The European Semester is a yearly cycle of economic policy coordination within the European Union. It is supposed to improve economic policy coordination within the union and ensure the implementation of the EU’s economic rules, such as those in the Stability and Growth Pact (SGP) and the Macroeconomic Imbalance Procedure (MIP). Each year, the European Semester ends with country-specific recommendations (CSRs) regarding budgetary and economic policies for each EU country not under financial assistance, as well as for the euro area as a whole.
Last year we calculated a European Semester reform implementation index, similar to the work of Servaas Deroose and Jörn Griesse. The index ranges between zero (no or limited progress on all recommendations) and one (full implementation of, or substantial progress on, all recommendations). The index is based on the European Commission’s qualitative assessment of the implementation of the CSRs.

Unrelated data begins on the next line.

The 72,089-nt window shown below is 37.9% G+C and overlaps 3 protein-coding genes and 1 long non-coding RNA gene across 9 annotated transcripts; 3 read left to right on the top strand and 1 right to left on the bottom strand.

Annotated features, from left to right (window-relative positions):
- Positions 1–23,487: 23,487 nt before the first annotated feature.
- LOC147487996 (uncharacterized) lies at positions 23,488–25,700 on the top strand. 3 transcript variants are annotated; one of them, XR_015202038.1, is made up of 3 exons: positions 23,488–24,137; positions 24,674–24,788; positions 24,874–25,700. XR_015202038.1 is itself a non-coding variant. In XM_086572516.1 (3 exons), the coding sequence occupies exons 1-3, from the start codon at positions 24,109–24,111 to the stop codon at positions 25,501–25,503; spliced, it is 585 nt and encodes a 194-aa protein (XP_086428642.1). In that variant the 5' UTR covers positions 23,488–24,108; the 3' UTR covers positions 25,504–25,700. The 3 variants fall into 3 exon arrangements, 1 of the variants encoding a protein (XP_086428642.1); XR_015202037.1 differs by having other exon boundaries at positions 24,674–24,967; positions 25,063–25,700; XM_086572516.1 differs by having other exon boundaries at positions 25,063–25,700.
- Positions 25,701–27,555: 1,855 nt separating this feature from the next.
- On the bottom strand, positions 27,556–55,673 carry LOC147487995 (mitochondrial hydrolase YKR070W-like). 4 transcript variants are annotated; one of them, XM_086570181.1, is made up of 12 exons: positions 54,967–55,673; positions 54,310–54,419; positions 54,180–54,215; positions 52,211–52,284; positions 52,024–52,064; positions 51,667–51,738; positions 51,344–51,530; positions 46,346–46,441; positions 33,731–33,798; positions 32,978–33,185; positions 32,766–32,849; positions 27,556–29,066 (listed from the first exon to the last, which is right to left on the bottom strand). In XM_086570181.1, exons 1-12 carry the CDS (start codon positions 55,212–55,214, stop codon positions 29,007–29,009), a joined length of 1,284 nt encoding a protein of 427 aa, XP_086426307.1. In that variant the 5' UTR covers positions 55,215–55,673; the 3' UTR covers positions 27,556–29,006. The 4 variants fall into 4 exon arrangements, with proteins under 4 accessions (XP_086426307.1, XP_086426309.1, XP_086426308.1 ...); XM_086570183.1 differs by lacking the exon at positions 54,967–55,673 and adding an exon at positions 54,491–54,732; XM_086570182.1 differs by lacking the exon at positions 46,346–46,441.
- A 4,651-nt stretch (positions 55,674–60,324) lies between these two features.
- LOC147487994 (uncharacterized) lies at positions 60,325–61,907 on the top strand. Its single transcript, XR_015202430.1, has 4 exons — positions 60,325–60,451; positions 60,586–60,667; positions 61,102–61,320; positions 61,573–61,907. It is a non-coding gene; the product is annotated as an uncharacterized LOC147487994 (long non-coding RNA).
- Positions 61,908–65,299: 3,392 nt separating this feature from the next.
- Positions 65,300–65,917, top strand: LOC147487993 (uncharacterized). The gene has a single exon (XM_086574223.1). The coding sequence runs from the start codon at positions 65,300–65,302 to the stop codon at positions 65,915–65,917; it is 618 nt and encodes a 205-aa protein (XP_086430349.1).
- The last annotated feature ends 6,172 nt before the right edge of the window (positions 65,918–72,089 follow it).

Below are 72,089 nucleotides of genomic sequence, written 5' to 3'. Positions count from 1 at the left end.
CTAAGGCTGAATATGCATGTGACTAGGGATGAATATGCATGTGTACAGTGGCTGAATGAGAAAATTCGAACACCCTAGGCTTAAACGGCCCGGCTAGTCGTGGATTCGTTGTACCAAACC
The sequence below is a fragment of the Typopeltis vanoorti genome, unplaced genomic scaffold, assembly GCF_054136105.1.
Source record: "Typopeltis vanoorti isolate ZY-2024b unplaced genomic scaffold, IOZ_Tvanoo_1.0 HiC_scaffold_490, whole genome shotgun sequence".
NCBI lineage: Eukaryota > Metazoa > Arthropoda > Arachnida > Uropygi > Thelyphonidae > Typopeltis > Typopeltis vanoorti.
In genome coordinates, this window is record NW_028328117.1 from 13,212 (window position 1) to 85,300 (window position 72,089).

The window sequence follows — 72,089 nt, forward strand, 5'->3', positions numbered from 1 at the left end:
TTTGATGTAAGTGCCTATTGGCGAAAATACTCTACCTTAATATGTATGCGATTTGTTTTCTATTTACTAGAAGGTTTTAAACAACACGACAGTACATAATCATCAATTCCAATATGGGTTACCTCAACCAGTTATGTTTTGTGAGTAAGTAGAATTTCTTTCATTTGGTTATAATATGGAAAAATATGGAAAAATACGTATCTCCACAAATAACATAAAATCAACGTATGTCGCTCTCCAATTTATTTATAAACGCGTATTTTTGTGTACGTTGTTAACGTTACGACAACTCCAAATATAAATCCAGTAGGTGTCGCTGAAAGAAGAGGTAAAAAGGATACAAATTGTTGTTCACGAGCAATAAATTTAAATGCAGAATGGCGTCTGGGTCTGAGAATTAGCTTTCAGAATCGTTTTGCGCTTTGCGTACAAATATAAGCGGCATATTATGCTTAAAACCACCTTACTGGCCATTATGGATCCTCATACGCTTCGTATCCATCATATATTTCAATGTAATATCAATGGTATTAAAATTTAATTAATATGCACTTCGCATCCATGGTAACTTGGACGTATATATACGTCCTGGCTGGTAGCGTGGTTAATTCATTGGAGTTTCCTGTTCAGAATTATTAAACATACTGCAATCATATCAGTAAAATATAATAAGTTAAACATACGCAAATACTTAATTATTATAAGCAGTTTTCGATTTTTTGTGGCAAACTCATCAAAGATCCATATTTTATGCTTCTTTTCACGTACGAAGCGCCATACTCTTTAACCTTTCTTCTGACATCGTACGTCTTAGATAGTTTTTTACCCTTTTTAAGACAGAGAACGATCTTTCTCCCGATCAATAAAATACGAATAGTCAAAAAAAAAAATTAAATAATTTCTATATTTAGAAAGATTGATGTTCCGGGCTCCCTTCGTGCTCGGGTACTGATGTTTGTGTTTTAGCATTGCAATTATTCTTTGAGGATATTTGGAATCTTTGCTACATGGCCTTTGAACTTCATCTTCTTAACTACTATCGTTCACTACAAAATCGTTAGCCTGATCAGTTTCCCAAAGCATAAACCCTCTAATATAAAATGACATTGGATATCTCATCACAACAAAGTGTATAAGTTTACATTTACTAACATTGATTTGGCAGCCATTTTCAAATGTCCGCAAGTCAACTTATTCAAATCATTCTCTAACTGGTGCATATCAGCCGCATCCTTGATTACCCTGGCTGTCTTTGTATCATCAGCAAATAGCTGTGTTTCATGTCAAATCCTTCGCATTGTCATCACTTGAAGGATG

We have updated our conclusions with the 2016 assessments of the 2015 CSRs. The figure below shows continued deterioration: while implementation of CSRs was modest at the inception of the European Semester in 2011, the implementation index has fallen steadily each year since then. The weak and deteriorating implementation is likely related to the fundamental problem of EU economic policy coordination, which we highlighted last year: national policymakers are accountable to their national parliaments and focus on national interests, which often differ widely across member states. It is therefore not all that surprising that economic policy coordination in the EU hardly works at all.